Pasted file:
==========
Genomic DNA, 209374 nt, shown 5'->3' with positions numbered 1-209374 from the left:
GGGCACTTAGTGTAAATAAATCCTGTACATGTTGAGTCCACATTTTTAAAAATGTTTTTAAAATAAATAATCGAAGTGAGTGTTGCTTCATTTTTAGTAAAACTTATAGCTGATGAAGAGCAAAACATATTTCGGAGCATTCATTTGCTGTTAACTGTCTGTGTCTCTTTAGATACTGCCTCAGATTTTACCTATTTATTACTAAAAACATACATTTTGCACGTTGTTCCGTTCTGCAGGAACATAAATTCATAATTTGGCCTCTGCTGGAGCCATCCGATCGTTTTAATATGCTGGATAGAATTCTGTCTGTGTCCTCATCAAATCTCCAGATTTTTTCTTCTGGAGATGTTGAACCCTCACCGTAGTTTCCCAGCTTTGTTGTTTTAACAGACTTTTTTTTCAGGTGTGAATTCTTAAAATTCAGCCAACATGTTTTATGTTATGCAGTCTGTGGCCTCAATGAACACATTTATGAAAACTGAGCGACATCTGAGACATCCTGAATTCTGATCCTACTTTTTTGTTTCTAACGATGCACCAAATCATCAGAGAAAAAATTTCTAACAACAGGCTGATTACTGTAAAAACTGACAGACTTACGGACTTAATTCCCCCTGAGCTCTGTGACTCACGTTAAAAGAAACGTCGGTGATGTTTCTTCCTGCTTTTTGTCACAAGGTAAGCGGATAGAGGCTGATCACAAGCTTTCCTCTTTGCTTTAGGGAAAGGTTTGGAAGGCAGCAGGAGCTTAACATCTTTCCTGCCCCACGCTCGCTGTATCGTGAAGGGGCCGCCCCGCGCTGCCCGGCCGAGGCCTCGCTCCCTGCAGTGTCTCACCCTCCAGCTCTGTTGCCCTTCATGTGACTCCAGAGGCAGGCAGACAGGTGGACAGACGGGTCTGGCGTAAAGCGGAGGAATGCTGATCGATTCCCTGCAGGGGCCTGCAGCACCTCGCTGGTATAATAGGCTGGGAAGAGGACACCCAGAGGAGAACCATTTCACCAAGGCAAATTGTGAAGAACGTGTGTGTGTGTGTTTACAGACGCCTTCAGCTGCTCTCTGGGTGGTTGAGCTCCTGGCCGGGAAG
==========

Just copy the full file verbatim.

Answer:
Genomic DNA, 209374 nt, shown 5'->3' with positions numbered 1-209374 from the left:
GGGCACTTAGTGTAAATAAATCCTGTACATGTTGAGTCCACATTTTTAAAAATGTTTTTAAAATAAATAATCGAAGTGAGTGTTGCTTCATTTTTAGTAAAACTTATAGCTGATGAAGAGCAAAACATATTTCGGAGCATTCATTTGCTGTTAACTGTCTGTGTCTCTTTAGATACTGCCTCAGATTTTACCTATTTATTACTAAAAACATACATTTTGCACGTTGTTCCGTTCTGCAGGAACATAAATTCATAATTTGGCCTCTGCTGGAGCCATCCGATCGTTTTAATATGCTGGATAGAATTCTGTCTGTGTCCTCATCAAATCTCCAGATTTTTTCTTCTGGAGATGTTGAACCCTCACCGTAGTTTCCCAGCTTTGTTGTTTTAACAGACTTTTTTTTCAGGTGTGAATTCTTAAAATTCAGCCAACATGTTTTATGTTATGCAGTCTGTGGCCTCAATGAACACATTTATGAAAACTGAGCGACATCTGAGACATCCTGAATTCTGATCCTACTTTTTTGTTTCTAACGATGCACCAAATCATCAGAGAAAAAATTTCTAACAACAGGCTGATTACTGTAAAAACTGACAGACTTACGGACTTAATTCCCCCTGAGCTCTGTGACTCACGTTAAAAGAAACGTCGGTGATGTTTCTTCCTGCTTTTTGTCACAAGGTAAGCGGATAGAGGCTGATCACAAGCTTTCCTCTTTGCTTTAGGGAAAGGTTTGGAAGGCAGCAGGAGCTTAACATCTTTCCTGCCCCACGCTCGCTGTATCGTGAAGGGGCCGCCCCGCGCTGCCCGGCCGAGGCCTCGCTCCCTGCAGTGTCTCACCCTCCAGCTCTGTTGCCCTTCATGTGACTCCAGAGGCAGGCAGACAGGTGGACAGACGGGTCTGGCGTAAAGCGGAGGAATGCTGATCGATTCCCTGCAGGGGCCTGCAGCACCTCGCTGGTATAATAGGCTGGGAAGAGGACACCCAGAGGAGAACCATTTCACCAAGGCAAATTGTGAAGAACGTGTGTGTGTGTGTTTACAGACGCCTTCAGCTGCTCTCTGGGTGGTTGAGCTCCTGGCCGGGAAG